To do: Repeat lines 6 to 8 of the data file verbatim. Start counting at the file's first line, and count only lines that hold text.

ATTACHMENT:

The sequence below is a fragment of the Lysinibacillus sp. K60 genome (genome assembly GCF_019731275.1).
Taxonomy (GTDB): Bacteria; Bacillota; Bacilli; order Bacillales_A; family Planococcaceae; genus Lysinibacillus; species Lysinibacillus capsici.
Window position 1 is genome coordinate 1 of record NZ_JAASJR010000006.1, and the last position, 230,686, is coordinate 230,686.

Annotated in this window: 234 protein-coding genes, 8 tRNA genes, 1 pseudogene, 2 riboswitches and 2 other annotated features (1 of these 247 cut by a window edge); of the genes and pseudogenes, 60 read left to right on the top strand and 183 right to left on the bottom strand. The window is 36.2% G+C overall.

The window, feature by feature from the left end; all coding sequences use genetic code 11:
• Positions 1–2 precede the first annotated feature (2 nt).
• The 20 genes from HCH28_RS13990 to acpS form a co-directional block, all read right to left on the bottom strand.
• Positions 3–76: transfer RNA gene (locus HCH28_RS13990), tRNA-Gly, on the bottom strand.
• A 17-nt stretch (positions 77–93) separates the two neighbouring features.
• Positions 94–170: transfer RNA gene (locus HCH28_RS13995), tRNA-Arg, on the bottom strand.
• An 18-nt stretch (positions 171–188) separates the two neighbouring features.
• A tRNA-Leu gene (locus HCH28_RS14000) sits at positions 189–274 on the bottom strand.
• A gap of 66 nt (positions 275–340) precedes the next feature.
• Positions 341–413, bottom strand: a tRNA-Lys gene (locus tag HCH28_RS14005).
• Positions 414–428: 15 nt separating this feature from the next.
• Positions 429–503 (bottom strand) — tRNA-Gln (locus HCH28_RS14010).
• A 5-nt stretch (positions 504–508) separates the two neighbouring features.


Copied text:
• Positions 1–2 precede the first annotated feature (2 nt).
• The 20 genes from HCH28_RS13990 to acpS form a co-directional block, all read right to left on the bottom strand.
• Positions 3–76: transfer RNA gene (locus HCH28_RS13990), tRNA-Gly, on the bottom strand.